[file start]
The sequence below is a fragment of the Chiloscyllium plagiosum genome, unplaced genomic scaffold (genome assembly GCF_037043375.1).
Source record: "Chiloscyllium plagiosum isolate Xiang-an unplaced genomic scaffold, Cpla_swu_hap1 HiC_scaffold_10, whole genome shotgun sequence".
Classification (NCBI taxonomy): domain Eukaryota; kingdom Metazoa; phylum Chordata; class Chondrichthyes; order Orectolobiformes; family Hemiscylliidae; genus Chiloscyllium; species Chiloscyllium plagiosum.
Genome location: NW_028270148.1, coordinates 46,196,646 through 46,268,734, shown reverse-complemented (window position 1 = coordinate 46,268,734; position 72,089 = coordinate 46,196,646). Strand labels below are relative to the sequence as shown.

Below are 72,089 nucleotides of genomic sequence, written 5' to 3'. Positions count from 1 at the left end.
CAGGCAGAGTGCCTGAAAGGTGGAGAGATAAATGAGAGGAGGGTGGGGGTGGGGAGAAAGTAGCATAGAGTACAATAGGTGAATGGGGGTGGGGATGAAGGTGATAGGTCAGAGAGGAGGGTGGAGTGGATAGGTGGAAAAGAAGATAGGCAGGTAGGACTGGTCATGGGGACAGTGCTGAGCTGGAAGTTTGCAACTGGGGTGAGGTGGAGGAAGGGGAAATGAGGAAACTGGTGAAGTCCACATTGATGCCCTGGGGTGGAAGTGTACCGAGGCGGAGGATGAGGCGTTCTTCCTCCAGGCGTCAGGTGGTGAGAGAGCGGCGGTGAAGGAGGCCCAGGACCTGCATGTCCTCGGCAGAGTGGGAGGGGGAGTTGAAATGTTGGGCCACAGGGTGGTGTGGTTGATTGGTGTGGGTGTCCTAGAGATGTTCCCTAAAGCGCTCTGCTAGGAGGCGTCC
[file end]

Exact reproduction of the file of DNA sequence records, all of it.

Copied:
The sequence below is a fragment of the Chiloscyllium plagiosum genome, unplaced genomic scaffold (genome assembly GCF_037043375.1).
Source record: "Chiloscyllium plagiosum isolate Xiang-an unplaced genomic scaffold, Cpla_swu_hap1 HiC_scaffold_10, whole genome shotgun sequence".
Classification (NCBI taxonomy): domain Eukaryota; kingdom Metazoa; phylum Chordata; class Chondrichthyes; order Orectolobiformes; family Hemiscylliidae; genus Chiloscyllium; species Chiloscyllium plagiosum.
Genome location: NW_028270148.1, coordinates 46,196,646 through 46,268,734, shown reverse-complemented (window position 1 = coordinate 46,268,734; position 72,089 = coordinate 46,196,646). Strand labels below are relative to the sequence as shown.

Below are 72,089 nucleotides of genomic sequence, written 5' to 3'. Positions count from 1 at the left end.
CAGGCAGAGTGCCTGAAAGGTGGAGAGATAAATGAGAGGAGGGTGGGGGTGGGGAGAAAGTAGCATAGAGTACAATAGGTGAATGGGGGTGGGGATGAAGGTGATAGGTCAGAGAGGAGGGTGGAGTGGATAGGTGGAAAAGAAGATAGGCAGGTAGGACTGGTCATGGGGACAGTGCTGAGCTGGAAGTTTGCAACTGGGGTGAGGTGGAGGAAGGGGAAATGAGGAAACTGGTGAAGTCCACATTGATGCCCTGGGGTGGAAGTGTACCGAGGCGGAGGATGAGGCGTTCTTCCTCCAGGCGTCAGGTGGTGAGAGAGCGGCGGTGAAGGAGGCCCAGGACCTGCATGTCCTCGGCAGAGTGGGAGGGGGAGTTGAAATGTTGGGCCACAGGGTGGTGTGGTTGATTGGTGTGGGTGTCCTAGAGATGTTCCCTAAAGCGCTCTGCTAGGAGGCGTCC